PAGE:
[Today’s post comes at the request of reader Sarah M. Thanks for asking, Sarah!]
Halloween is approaching, and what self-respecting witch or goblin doesn’t have a couple of good-sized warts to show off?
- Common: Typically found on the hands, sometimes on the face. Also called verruca vulgaris.
- Plantar: Found on the soles of the feet; also called verruca plantaris. These ones can be quite painful while walking or running.
- Genital: Found, um, down there; also called verruca acuminata or condyloma acuminata.
- Sub- or periungual: These crop up under or around the fingernails or toenails.
Most warts are raised and rounded, but they can also be flat. The most common way to get a wart is though a scrape or scratch to the skin that lets the virus in…which may help explain why children seem to be more prone to warts than adults.
Warts can spread from place to place on your body, and can also from someone else to you should you happen to touch either their wart or something that touched it (e.g., a towel). And no, you can’t get warts from touching frogs or toads.
Where warts come from
As I mentioned above, warts are caused by HPV. There are actually more than 100 types of HPV. Most do nothing more than make you a little warty, though 30 kinds can put you at risk for skin or (in women) cervical cancer.
According to the CDC, HPV is also the most common sexually transmitted infection in the United States. (Hah! In your face, chlamydia!) Forty types of HPV have a predilection for the groin, with just 2 — type 6 and type 11 — causing a whopping 90 percent of all genital warts. Another two — types 16 and 18 — are responsible for most HPV-associated cancers; both are blocked by the HPV vaccine.
HPVs are small, double-stranded DNA viruses — that is, they carry their genes around inside them in the form of two strands of DNA, like smallpox and herpes (other viruses, such as rotavirus or coronaviruses like MERS, pack their genes in strands of RNA).
Their love of skin cells comes from a protein called L1. Part of HPV’s capsid, or outer coat, L1 helps the virus bind to an as-yet-unidentified receptor on the surface of skin cells called basal epithelial cells, and trigger a series of events that pull the virus into the cell. (Interesting side note: that process may differ from HPV type to HPV type. If you’re interested, read this paper from 2010.)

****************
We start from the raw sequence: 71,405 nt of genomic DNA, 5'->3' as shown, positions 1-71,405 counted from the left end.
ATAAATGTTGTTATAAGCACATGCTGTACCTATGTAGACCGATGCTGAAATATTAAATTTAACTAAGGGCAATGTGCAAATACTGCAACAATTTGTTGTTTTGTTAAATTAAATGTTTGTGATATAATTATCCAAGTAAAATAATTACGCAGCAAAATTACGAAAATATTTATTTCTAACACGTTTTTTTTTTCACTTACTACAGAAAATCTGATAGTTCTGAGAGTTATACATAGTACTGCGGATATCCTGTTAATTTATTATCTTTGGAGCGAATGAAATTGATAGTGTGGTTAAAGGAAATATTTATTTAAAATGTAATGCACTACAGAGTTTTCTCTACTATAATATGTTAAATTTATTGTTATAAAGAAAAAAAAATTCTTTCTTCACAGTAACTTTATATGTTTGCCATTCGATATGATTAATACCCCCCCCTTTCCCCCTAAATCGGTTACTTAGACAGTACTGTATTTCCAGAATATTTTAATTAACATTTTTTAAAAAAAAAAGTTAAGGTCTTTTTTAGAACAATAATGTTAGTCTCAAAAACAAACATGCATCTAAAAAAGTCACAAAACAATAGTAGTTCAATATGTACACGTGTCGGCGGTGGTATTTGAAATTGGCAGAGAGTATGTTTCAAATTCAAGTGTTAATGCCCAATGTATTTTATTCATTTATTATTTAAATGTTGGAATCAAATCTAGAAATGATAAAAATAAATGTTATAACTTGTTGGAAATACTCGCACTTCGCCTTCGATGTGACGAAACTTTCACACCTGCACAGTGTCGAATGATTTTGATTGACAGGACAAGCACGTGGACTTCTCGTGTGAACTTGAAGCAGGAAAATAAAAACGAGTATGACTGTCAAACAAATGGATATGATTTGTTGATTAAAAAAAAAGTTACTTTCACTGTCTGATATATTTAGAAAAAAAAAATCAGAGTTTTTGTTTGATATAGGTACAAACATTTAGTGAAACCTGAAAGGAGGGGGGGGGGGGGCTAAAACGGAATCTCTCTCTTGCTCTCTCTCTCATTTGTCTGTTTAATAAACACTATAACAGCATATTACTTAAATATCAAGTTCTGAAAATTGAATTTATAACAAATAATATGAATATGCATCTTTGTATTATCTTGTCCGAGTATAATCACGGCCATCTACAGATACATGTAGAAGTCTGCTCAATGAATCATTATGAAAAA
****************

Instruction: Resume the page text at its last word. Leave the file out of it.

Once inside a basal epithelial cell, HPV acts like any other virus: it sticks its own genes into the cell’s genome, using the cell’s DNA-copying machinery to make more copies of itself.
Now how do we get from viral DNA to an annoying lump on the sole of your foot? It has to do with what basal epithelial cells (I’ll call them BE cells from here on) do.
BE cells live in the innermost layer of the epidermis, the outermost layer of your skin. When one of these cells divides, one of the new cells will stay a BE cell and will stay put. The other will start to climb its way up to the surface of your skin and, in the process, turn into a keratinocyte. If that initial BE cell happens to be infected with HPV, when it divides the new keratinocyte will carry the virus with it.
From HPV’s point of view, keratinocytes are a dead end. That’s because they’re what’s termed a terminally differentiated cell — a cell that’s not going to divide or turn into anything else — and they turn their DNA-copying machinery off. And if an HPV-infected keratinocyte isn’t copying its DNA, it won’t make any more viruses.
But the virus has a trick up its sleeve. It jimmies the lock on the genes that control DNA copying and cell division in the keratinocyte, forcing those genes to turn back on and the keratinocyte to start copying its DNA and dividing. Infected keratinocytes start to accumulate and voilà: you’ve got yourself a wart. (This 2001 review paper on HPV binding has the details.)
Warts are hardy little buggers — there are over-the-counter treatments that can help get rid of common or plantar, but they take weeks or months. (My older son had a plantar wart that hung on for what must of hung have been three or four months). For genital warts or warts on the face, you’ll want to go to the doctor.
Maybe that’s why witches are so warty. It’s tough to get a doctor to help treat your warts when you keep turning them into newts.